You can check out more about the update here on the Microsoft Support site.

Cumulative Update 5 (CU5) for Lync Server 2010 Released

CU5 for Lync Server 2010 has arrived! This update fixes the “no video in RCC” behaviour (whereby an RCC cannot make a video call at all), as verified by Jamie Stark here on twitter.

Here are the download links:

  • Updates for Server. You just need the¬†LyncServerUpdateInstaller.exe to update each server.¬†Download¬†here and view the corresponding¬†KB article explaining what’s fixed.
  • Update for Client (64-bit) download here.
  • Update for Client (32-bit) download here.
  • Update for Group Chat Client download here.

Happy patching!

RCC gets video

Update – Fri 02 Mar 8:30am GMT

I wanted to touch on this a bit more in light of Jamie Stark’s post on NextHop overnight. Some important caveats are raised and I want to highlight a few here:

“For RCC-enabled users to make peer-to-peer video calls and join video conference calls, they need a webcam and a headset, handset, or speakerphone for their workstation or laptop.”

“The update does not support the scenario known as Split AV, where audio is delivered through the desk phone and video comes through the Lync client. The Split AV scenario provides an inconsistent and oftentimes suboptimal end-user experience, because the audio and video use different network paths and frequently lose sync. This means when a user starts an audio call using a PBX phone, they cannot add video to that call. If a call is started using the Lync client as the audio endpoint, it can be escalated to include video.”

“The February 2012 update is all client-side with Lync 2010.”

So if you run RCC today, you’re getting video back. Happy days!

Dial any number in Internet Explorer using Call Lync IE Accelerator

New guy on the block at Modality Systems, Tom Morgan has recently whipped up an awesome new app to fill in the gaps in functionality in Lync on the desktop.

Lync comes with an IE add-on by default which is supposed to enable you to dial any number from within Internet Explorer, but we frequently find that it only allows you to dial US formatted numbers, case in point:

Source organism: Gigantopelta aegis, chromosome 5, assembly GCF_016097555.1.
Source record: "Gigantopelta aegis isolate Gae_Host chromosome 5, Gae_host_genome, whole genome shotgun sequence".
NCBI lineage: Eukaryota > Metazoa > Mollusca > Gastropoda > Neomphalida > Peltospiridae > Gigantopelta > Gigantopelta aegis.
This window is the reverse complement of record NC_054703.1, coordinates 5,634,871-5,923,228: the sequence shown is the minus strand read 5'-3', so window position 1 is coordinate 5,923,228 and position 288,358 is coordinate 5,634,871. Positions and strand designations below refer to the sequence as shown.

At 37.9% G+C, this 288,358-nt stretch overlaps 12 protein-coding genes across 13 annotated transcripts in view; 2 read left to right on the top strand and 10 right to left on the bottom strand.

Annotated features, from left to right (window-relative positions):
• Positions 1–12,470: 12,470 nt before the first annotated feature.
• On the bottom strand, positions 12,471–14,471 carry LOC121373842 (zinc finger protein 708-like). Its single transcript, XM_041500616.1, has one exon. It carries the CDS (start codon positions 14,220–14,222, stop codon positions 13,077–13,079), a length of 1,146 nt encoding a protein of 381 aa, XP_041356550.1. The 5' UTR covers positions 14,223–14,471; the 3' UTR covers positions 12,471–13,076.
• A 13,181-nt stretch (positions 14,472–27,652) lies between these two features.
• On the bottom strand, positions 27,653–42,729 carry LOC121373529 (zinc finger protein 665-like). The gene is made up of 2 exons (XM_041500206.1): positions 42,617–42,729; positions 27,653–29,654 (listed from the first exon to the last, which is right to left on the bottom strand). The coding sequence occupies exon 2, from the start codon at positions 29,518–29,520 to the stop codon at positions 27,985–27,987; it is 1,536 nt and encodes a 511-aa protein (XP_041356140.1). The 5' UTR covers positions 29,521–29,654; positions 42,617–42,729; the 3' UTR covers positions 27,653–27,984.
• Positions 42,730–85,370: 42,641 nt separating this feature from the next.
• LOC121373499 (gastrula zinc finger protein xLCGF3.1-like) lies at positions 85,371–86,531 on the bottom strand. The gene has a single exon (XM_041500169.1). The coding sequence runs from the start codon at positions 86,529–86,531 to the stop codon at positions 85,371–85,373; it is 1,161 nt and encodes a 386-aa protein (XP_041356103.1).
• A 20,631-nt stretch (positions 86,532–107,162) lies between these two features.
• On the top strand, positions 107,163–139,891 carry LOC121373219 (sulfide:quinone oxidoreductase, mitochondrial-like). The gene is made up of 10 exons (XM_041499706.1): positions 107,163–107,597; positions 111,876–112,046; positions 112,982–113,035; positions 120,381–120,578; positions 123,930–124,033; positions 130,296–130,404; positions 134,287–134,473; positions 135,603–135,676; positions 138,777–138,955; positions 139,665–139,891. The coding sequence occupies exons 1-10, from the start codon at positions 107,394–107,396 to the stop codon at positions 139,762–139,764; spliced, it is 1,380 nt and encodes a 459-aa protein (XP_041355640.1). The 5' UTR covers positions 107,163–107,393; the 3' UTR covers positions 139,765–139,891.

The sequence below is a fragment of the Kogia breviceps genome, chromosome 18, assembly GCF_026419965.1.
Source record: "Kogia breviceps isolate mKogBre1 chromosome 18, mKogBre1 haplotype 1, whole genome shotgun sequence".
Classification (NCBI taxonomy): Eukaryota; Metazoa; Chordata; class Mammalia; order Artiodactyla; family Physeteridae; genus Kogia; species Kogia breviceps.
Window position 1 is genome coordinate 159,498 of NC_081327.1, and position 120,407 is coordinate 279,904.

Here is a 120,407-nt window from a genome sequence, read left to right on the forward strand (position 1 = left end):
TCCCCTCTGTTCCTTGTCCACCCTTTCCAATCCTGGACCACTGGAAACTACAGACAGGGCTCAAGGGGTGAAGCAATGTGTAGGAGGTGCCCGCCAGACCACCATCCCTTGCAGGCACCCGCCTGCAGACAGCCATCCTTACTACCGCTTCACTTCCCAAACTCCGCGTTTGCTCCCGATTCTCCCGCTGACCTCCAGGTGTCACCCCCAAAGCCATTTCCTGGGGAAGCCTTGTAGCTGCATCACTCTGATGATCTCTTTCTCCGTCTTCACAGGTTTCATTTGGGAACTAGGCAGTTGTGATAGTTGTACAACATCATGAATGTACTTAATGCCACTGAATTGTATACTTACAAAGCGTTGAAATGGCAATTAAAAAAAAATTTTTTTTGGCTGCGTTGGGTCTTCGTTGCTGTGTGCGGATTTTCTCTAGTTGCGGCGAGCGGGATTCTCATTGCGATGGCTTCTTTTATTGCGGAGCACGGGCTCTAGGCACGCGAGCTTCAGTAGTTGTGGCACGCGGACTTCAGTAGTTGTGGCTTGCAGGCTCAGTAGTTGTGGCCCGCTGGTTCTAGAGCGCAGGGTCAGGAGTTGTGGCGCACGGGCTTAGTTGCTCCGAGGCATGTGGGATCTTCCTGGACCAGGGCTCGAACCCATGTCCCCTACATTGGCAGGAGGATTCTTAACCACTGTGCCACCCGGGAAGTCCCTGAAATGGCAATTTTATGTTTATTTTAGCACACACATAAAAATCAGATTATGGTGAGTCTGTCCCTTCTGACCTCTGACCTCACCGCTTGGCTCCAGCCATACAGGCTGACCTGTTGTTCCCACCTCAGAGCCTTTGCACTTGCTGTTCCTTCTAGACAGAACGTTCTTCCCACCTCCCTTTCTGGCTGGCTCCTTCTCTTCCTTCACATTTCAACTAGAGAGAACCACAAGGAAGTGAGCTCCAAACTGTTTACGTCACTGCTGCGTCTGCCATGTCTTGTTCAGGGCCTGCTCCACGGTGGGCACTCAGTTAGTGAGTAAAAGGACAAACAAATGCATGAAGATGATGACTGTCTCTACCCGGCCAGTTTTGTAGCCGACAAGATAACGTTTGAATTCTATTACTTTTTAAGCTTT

Lync picks up the US number ok, but..

When it comes to UK numbers, no dice.

This kind of behaviour is actually acknowledged by Microsoft¬†and the resolution is that “Phone-number detection in Internet Explorer is not enabled when the phone number is not a United States number and does not start with a “+”.” and that there is “currently no workaround for this issue”.

Until now. Tom has written an accelerator for Internet Explorer that allow you to dial any number within IE easily and quickly.

How does it work?

First we install the IE accelerator from Tom’s blog over here¬†and click on Install Accelerator. After that, we’re ready to go, it’s that simple.

Now when we find a number on a webpage we want to dial, all we need to do is highlight it, right-click it and click Call using Lync.

I’d only just installed the accelerator which is why I add to hover over All Accelerators, but you can move it to the left column by setting it as a default accelerator in the Manage Accelerators options in IE.

After we hit Call via Lync, Lync pops up with a conversation window, ready to dial the number. Notice that Lync has applied our company normalisation rules also? Pretty neat.

Once I click the yellow highlighted part, the call dials and I’m good to go.

It does display a new tab in IE that says “Smile! You’re in a Lync call!” but according to Tom it’s an unavoidable side effect:

“It‚Äôs a little¬†finicky because in an accelerator you can only make an HTTP call. So, I‚Äôm making an call to a page, passing the selected number, then using JavaScript to invoke to call. That works fine, but the downside is that you‚Äôre left with a new page open in the browser. There‚Äôs really nothing I can do about that so I‚Äôve stuck a big smiley face on it.”

But hey, it works right? Go and download it now from Tom’s blog and follow him on twitter as well.

What you should know about photos on Lync Mobile

Last week we were testing various scenarios regarding the displaying of photos in Lync Mobile as there are some inconsistencies with other clients (both Mac and PC). Seems I’m making a bit of a theme of talking about photos in Lync, having clarified a few things on how they work in the desktop PC client last year.

I identified some behaviour on the mobile client that could impact how you provision photos in Lync in your environment, here’s what I discovered.

How do photos display on mobile?

As I mentioned in my previous post about photos, the full blown PC client can display photos from AD/SharePoint, a URL you specify, or no photo at all. You can control this using a client policy to ensure your users all get the same experience.

On mobile, you have no control over how photos are displayed. Lync Mobile can only display photos retrieved from Active Directory or SharePoint, it cannot display a photo from a URL.

If a user is displaying a photo from a URL and there is a photo in AD, it will display the photo from AD. If there is no photo in AD, it will display no photo at all. Let me show you what I mean: